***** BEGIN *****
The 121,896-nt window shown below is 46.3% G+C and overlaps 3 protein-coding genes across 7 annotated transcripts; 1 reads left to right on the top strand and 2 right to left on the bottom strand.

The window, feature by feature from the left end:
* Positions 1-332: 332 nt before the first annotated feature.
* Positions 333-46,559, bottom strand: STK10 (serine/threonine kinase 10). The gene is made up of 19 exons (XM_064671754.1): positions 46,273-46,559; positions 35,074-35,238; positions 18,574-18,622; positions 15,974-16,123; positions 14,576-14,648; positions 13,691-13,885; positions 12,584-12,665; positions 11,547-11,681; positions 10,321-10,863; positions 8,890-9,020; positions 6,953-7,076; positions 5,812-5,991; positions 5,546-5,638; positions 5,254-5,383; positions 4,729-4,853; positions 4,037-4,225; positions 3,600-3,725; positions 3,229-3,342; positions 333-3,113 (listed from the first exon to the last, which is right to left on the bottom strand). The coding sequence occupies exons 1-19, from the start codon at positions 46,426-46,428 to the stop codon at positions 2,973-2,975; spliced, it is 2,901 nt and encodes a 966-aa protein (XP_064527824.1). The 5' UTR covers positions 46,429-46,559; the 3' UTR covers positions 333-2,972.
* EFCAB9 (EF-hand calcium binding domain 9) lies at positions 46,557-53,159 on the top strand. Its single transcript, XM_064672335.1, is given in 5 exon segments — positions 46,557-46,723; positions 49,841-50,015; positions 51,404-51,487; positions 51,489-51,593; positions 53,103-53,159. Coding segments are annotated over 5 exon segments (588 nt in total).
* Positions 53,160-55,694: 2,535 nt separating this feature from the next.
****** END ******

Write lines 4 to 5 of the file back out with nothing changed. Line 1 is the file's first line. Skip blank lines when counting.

* Positions 333-46,559, bottom strand: STK10 (serine/threonine kinase 10). The gene is made up of 19 exons (XM_064671754.1): positions 46,273-46,559; positions 35,074-35,238; positions 18,574-18,622; positions 15,974-16,123; positions 14,576-14,648; positions 13,691-13,885; positions 12,584-12,665; positions 11,547-11,681; positions 10,321-10,863; positions 8,890-9,020; positions 6,953-7,076; positions 5,812-5,991; positions 5,546-5,638; positions 5,254-5,383; positions 4,729-4,853; positions 4,037-4,225; positions 3,600-3,725; positions 3,229-3,342; positions 333-3,113 (listed from the first exon to the last, which is right to left on the bottom strand). The coding sequence occupies exons 1-19, from the start codon at positions 46,426-46,428 to the stop codon at positions 2,973-2,975; spliced, it is 2,901 nt and encodes a 966-aa protein (XP_064527824.1). The 5' UTR covers positions 46,429-46,559; the 3' UTR covers positions 333-2,972.
* EFCAB9 (EF-hand calcium binding domain 9) lies at positions 46,557-53,159 on the top strand. Its single transcript, XM_064672335.1, is given in 5 exon segments — positions 46,557-46,723; positions 49,841-50,015; positions 51,404-51,487; positions 51,489-51,593; positions 53,103-53,159. Coding segments are annotated over 5 exon segments (588 nt in total).